While other gardeners were uprooting early spring bulbs and planting their perennials, I joined the good folks at Habitat Works for a little tamarisk butt-kicking. The Cleanest Line has a nice little piece lining out what tamarisk did to Canyon de Chelly, explaining why someone might want to pack into a remote section of Piru Creek with a set of Fiskars bypass loppers, and spend a perfectly good Memorial Day weekend pulling weeds. But the short answer is that it is all about the Arroyo Toad.
In the snapshot above you can see Mike, William and Tom taking down a mature tamarisk in flower. Altogether we uprooted or chopped down over 7,000 seedlings, and a few hundred shrubs, catching the shrubs before they had time to produce seeds. Any roots left behind can still sprout but at least we we gave these evil trees a good licking.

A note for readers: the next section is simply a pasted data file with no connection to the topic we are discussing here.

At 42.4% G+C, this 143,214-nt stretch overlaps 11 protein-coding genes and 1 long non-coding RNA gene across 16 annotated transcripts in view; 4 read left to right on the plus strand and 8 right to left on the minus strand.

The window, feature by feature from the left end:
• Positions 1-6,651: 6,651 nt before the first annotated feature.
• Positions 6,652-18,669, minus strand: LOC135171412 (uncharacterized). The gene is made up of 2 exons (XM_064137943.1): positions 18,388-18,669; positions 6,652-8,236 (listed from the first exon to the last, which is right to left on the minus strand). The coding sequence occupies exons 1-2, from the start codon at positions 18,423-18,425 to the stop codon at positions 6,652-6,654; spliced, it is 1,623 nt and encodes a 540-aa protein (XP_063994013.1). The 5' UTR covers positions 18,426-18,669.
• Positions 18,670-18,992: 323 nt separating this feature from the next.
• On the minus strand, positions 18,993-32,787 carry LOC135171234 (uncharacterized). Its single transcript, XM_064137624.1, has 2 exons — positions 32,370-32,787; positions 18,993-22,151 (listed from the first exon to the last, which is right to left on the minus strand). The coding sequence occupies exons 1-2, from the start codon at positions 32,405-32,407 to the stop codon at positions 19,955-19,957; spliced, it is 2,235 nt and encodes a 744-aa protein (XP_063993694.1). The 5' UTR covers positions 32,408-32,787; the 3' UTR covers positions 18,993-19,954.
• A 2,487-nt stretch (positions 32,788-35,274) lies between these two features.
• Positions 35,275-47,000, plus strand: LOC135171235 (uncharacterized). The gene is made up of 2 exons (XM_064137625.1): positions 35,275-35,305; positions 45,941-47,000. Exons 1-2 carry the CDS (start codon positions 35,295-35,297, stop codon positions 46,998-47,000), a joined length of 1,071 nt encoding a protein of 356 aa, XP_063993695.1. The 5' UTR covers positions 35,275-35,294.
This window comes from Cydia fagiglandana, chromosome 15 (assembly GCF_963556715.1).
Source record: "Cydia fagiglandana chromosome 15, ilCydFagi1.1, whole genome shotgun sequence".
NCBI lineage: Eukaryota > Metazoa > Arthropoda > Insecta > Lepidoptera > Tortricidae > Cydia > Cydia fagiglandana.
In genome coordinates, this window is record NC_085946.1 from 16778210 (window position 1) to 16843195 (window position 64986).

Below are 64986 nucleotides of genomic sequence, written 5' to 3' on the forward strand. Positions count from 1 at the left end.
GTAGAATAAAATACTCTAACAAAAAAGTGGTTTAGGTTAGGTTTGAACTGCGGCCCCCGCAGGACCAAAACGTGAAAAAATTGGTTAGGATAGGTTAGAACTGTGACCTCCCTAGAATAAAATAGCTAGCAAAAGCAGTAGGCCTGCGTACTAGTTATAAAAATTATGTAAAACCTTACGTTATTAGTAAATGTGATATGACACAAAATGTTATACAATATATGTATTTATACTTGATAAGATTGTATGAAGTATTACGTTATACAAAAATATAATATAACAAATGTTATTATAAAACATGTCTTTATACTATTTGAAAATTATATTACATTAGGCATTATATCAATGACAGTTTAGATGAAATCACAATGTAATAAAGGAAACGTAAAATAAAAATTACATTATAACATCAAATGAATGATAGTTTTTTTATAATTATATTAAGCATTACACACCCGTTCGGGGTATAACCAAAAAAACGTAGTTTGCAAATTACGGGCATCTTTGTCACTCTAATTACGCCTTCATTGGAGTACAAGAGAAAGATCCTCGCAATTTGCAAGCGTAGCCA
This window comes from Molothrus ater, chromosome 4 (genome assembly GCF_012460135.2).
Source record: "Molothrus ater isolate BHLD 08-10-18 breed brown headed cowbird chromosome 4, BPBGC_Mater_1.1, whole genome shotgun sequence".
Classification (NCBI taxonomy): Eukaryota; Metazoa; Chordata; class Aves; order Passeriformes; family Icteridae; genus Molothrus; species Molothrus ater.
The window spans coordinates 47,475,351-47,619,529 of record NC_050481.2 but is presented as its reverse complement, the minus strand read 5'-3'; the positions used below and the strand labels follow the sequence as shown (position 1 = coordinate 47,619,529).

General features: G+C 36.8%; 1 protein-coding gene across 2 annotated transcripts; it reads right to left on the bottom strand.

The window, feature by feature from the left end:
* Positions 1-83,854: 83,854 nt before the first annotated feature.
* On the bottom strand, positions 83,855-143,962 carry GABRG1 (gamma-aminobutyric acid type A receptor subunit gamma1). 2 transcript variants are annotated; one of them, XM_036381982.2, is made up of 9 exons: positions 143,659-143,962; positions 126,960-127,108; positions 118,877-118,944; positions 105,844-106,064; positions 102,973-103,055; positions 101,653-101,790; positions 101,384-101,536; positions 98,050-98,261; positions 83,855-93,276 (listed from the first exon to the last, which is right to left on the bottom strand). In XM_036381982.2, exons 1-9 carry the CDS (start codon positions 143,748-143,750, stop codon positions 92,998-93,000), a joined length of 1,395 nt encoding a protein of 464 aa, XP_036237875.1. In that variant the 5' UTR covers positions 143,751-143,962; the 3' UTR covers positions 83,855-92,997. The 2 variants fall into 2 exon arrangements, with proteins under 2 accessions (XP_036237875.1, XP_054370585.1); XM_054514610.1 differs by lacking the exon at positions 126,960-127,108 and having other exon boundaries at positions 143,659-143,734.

The thing about Extreme Gardening is that you do the same kind of back-breaking weed pulling that you’d do in your backyard garden, only you do it without access to cold beer and with a 30 lb. pack on your back. In wet shoes. After slogging through waist-deep, snail-infested water. It’s like the African Queen, only without a boat or Nazis.
During the rainy season Piru Creek at Gold Hill Gorge becomes a Class V whitewater course, which was bad news for some dirt biker who tried to cross the stream at the Gold Hill crossing. We found the remains of his ‘sickle some two miles downriver, not in running condition.
On the last part of the trip Julia found this cool rattlesnake for us by nearly stepping on its head. Who knew that rattlers cool down at the water’s edge?
For the duration we found ourselves tagging along behind some good sized bears. From the tracks I’d say there were four or five big ones, two juveniles and three babies. The bears stayed out of sight.
The trail ended at the Castaic Mines where the Riff Raff 4WD club trucked us out. That alone was worth the price of admission.